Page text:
Netflix, Hulu and a host of other content streaming services block non-U.S. users from viewing their content. As a result, many people residing in or traveling outside of the United States seek to circumvent such restrictions by using services that advertise “free” and “open” Web proxies capable of routing browser traffic through U.S.-based computers and networks. Perhaps unsurprisingly, new research suggests that most of these “free” offerings are anything but, and actively seek to weaken browser security and privacy.
The data comes from Austrian researcher and teacher Christian Haschek, who published a simple script to check 443 open Web proxies (no, that number was not accidental). His script tries to see if a given proxy allows encrypted browser traffic (https://), and whether the proxy tries to modify site content or inject any content into the user’s browser session, such as ads or malicious scripts.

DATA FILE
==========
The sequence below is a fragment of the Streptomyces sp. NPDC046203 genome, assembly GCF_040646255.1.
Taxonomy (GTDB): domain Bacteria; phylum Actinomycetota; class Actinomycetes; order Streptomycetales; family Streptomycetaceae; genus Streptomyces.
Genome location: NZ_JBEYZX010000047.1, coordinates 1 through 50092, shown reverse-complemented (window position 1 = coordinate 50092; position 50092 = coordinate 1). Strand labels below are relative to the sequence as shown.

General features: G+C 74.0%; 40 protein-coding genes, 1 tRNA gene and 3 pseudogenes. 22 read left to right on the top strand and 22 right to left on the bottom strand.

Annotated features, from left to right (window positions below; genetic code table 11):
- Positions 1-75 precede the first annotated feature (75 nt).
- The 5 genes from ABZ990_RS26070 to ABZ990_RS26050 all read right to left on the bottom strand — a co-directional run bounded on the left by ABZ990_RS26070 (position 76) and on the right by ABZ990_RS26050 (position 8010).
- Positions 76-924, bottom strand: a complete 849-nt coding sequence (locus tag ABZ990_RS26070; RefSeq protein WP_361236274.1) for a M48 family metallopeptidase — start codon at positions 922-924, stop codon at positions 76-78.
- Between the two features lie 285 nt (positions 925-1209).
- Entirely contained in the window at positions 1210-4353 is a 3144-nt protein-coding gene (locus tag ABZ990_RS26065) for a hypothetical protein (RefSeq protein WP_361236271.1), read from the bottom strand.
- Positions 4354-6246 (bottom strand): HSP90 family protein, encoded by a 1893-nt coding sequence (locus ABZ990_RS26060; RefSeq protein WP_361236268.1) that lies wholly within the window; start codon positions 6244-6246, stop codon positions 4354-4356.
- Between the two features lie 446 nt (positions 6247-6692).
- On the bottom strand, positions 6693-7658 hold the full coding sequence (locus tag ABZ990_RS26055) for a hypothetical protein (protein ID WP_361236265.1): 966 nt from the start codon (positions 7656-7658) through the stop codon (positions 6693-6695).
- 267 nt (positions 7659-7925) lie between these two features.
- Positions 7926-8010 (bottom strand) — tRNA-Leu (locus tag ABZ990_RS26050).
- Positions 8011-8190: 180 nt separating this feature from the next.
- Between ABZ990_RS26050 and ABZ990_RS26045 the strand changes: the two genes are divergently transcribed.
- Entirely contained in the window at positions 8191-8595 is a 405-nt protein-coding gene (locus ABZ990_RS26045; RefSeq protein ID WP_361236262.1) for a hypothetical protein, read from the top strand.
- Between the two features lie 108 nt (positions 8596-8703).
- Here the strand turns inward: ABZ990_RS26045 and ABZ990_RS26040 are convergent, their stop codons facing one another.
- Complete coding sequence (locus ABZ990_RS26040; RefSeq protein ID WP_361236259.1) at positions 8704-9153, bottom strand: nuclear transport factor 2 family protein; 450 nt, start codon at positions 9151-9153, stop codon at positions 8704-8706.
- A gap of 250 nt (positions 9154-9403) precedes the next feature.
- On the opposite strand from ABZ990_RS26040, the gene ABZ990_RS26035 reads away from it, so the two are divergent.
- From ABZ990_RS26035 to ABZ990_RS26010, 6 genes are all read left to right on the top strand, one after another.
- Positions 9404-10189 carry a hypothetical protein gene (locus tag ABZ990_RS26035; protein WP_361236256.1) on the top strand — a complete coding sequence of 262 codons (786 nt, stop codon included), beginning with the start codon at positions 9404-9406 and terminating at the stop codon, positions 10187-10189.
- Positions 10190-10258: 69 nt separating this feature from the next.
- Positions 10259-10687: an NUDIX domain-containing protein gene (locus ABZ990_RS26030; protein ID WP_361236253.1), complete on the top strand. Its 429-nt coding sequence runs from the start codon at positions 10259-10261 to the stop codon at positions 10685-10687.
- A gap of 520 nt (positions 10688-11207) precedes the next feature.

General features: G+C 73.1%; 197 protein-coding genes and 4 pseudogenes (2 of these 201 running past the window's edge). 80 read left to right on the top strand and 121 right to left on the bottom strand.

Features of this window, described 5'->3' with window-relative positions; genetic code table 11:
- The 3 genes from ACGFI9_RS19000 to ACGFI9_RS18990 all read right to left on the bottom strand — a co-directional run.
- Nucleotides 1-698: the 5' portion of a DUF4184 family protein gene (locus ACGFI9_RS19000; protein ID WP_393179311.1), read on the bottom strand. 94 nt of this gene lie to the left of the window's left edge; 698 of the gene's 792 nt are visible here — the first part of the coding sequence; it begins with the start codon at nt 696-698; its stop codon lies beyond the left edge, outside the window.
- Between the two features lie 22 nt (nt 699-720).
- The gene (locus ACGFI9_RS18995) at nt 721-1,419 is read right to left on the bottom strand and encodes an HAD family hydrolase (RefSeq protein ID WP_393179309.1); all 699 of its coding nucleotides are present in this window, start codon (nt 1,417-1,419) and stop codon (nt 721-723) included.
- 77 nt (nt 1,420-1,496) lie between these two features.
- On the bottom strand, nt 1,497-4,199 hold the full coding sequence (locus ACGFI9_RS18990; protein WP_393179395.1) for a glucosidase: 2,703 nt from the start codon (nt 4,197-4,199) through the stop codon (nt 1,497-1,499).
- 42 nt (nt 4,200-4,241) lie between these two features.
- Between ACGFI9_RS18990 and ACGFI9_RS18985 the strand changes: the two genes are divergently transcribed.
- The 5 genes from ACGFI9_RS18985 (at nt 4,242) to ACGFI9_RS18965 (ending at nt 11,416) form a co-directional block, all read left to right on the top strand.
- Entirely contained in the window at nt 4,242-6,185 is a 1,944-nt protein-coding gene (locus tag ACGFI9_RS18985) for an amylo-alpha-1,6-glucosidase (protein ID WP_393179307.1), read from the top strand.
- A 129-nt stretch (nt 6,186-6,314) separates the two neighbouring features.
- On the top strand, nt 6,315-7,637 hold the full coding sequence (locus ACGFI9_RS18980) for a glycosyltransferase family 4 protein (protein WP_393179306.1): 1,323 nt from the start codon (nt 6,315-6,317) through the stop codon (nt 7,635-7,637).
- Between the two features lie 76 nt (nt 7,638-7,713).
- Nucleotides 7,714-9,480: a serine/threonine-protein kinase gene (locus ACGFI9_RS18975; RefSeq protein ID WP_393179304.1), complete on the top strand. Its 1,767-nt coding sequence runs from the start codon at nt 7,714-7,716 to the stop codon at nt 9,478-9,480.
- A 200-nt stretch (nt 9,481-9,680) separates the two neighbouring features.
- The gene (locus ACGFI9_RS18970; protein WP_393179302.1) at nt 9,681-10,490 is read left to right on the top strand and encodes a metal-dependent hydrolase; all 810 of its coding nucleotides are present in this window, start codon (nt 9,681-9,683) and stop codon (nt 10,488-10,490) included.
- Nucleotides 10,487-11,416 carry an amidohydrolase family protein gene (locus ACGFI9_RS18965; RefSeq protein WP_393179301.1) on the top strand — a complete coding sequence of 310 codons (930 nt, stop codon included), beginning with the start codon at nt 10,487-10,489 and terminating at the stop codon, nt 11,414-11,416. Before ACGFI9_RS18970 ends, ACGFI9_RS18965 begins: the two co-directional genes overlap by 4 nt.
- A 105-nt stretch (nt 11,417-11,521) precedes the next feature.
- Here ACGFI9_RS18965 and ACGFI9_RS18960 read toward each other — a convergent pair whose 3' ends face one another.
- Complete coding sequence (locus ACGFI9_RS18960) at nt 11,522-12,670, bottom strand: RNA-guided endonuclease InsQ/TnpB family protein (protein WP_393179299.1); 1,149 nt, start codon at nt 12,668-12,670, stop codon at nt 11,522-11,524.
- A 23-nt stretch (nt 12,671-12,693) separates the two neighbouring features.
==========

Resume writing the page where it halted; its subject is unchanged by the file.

Haschek found that 79 percent of the proxies he tested forced users to load pages in unencrypted (http://) mode, meaning the owners of those proxies could see all of the traffic in plain text.
“It could be because they want you to use http so they can analyze your traffic and steal your logins,” Haschek said. “If I’m a good guy setting up a server so that people can use it to be secure and anonymous, I’m going to allow people to use https. But what is my motive if I tell users http only?”
Haschek’s research also revealed that slightly more than 16 percent of the proxy servers were actively modifying static HTML pages to inject ads.
Virtual private networks (VPNs) allow users to tunnel their encrypted traffic to different countries, but increasingly online content providers are blocking popular VPN services as well. Tor offers users the ability to encrypt and tunnel traffic for free, but in my experience the service isn’t reliably fast enough to stream video. Continue reading →